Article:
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MISS AFRICA WORLD - UCHE

I’m dangerously in love with Anambra man – Uche Umeagukwu, Miss Africa World

Christy Anyanwu

Model, entrepreneur, former Miss Face of Nigeria and reigning Miss Africa World, Uche Umeagukwu recently returned to Nigeria from her base in the United States, garnering honours and accolades in droves.

Read also: Miss America beauty pageant no longer judges on beauty, scraps swimsuit

While in Nigeria, the queen and her team toured various parts of the country, promoting her programmes such as KidsNHunger, digital skills marketing, online company card, Out-of-School Empowerment Foundation, waste reduction through industrial trash furnace, and development of television shows and films for Nollywood. She also distributed educational materials to children while promising to donate computers to many schools both in Lagos and Anambra State.

In this chat, Umeagukwu talks about the lessons she learnt while abroad for many years and her experiences in Nigeria. It’s sure a good read.

What do you miss most about Nigeria when you’re abroad?

I miss the food. I like pounded yam with ofe oha. I like Nigerian peanuts, roasted corn, and Isi-Ewu. I miss Suya. Since I came, I have been eating Suya everyday.

You have been abroad for over 10 years, what lessons have you learnt about life?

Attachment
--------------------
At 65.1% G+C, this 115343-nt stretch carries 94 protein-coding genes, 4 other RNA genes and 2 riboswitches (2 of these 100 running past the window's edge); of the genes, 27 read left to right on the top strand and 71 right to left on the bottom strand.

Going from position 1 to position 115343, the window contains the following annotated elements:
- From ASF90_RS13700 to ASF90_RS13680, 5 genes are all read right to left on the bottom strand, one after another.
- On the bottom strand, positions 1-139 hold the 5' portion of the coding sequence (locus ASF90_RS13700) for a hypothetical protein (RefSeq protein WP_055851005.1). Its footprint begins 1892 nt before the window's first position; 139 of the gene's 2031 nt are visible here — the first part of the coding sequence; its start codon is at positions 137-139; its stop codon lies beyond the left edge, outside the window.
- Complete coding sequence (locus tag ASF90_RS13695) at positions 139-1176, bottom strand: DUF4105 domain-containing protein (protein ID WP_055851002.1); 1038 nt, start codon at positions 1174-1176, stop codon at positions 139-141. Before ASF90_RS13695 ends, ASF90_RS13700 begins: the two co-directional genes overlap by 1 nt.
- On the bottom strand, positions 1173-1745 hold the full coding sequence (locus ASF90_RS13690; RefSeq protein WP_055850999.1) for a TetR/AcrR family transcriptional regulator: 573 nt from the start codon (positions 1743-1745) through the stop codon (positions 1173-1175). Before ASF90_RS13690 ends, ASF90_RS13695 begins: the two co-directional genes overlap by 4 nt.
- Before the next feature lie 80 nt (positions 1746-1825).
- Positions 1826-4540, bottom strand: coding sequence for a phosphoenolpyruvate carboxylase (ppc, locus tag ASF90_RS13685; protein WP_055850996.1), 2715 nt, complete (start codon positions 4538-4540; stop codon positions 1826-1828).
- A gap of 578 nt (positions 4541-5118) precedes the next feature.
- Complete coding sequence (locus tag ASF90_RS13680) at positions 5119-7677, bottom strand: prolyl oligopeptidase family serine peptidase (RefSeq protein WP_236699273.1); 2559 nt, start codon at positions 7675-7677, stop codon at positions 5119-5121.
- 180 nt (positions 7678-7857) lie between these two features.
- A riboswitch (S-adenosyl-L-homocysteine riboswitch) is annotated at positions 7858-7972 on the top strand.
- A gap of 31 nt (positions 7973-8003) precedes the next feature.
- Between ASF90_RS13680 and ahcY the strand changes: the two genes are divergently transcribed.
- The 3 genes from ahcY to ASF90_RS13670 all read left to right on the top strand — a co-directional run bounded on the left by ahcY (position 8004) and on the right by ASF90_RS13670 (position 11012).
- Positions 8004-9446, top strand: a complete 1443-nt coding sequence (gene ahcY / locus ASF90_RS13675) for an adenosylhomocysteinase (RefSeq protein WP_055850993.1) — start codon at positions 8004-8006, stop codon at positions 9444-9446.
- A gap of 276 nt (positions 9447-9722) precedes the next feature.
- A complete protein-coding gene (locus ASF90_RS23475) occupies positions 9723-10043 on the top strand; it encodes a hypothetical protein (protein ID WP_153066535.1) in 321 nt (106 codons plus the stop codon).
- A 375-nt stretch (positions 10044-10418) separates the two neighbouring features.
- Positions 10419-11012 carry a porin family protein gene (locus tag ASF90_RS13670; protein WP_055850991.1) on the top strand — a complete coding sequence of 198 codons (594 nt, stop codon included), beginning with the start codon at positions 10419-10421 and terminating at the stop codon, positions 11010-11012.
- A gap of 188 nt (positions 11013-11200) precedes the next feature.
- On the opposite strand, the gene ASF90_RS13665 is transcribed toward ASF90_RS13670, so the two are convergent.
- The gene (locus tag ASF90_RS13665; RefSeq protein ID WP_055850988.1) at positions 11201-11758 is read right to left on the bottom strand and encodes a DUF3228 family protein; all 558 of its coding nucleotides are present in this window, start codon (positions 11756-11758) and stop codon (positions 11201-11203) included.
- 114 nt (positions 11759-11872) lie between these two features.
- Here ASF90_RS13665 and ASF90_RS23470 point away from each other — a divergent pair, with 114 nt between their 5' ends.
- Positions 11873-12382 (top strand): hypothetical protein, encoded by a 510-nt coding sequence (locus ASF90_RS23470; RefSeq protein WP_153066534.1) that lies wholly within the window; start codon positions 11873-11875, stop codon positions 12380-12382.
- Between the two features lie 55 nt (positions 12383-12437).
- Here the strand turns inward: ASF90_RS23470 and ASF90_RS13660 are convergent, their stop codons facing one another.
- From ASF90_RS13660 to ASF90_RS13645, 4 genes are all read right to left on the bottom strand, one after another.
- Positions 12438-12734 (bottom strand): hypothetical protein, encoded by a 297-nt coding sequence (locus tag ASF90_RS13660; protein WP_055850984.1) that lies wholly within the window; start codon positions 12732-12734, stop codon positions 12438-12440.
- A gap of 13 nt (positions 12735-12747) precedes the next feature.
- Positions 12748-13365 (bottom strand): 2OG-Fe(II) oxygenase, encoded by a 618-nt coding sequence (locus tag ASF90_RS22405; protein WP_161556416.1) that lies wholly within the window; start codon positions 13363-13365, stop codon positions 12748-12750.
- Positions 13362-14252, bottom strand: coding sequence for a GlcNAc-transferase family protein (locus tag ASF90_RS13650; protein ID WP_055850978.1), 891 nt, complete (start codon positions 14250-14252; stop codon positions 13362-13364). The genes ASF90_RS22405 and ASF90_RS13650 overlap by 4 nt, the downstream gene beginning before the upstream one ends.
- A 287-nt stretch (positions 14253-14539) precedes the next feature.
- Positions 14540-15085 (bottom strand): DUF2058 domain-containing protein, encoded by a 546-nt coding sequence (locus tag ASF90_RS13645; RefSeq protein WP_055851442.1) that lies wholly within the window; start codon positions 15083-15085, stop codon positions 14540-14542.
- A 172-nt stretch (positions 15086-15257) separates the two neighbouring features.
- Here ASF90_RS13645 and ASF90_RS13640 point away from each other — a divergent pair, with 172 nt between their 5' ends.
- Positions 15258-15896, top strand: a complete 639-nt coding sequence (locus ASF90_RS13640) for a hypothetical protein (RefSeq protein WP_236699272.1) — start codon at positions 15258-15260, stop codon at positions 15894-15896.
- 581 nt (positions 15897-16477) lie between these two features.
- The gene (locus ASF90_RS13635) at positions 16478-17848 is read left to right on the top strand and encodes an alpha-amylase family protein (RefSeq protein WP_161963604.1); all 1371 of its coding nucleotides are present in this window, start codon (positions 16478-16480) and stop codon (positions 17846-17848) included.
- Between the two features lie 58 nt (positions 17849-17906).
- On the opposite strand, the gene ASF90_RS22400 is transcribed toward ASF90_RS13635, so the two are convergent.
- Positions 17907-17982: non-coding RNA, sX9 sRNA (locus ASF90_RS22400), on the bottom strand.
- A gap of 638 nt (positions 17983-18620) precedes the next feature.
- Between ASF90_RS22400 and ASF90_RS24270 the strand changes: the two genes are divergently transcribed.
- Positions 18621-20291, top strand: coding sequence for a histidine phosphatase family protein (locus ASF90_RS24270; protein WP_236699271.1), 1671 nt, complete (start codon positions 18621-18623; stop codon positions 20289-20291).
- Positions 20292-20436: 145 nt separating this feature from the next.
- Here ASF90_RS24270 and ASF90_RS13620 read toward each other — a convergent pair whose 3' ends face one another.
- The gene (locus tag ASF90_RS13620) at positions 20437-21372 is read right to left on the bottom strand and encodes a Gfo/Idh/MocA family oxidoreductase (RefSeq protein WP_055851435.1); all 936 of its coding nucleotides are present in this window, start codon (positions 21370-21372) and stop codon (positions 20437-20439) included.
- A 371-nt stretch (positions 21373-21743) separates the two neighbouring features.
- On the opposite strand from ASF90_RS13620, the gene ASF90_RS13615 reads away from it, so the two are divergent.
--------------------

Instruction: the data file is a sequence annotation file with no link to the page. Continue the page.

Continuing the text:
If not for anything, I have learnt moral principles. Being straight forward and time conscious. If I have appointment with you at 10:00a.m, maybe I have to show up at 9:45a.m. I keep my appointment quite professional.

Who influenced your growing up?

My mum. She has a huge influence on me. I looked up to her. She was a fashion designer and

a very strong woman. I look up to her, but unfortunately she’s no more. She passed away with cancer in 2008. I still keep my mum’s legacy. I have a foundation called ‘Uche Foundation’ that makes free hair (wigs) for cancer patients undergoing chemotherapy. I donate free wigs to them.

What were your memorable experiences growing up?

I grew up in Enugu, which was the place I was born. I hope to bring down the projects I have in Lagos to Enugu. I have a project called ‘Out of School Children Empowerment Foundation’. We bring out-of-school children back to school. I want to expand that to Enugu and also empower women and youths.

What do you miss most about your mum?

She’s a strong woman. She always wants me to be focused and that I shouldn’t let anything distract me. She told me to always be on point by dressing well, wear my high heels, apply my lipstick, and go wherever I want. She always wanted to make sure I’m focused, which was the most important thing to her.

Why did you go into beauty pageant?

My first pageant was Face of Nigeria in 2015. I thought I was built like a model because of my height and physique. Someone brought me the Face of Nigeria (application) form; I contested and won. I live in Los Angeles and I have a hair company called, Uche Hair. It’s a luxury hair company; we import human hair extensions from Brazil and India. I have met with lots of decision makers in the US; so being a beauty queen is a good experience and a door opener for me.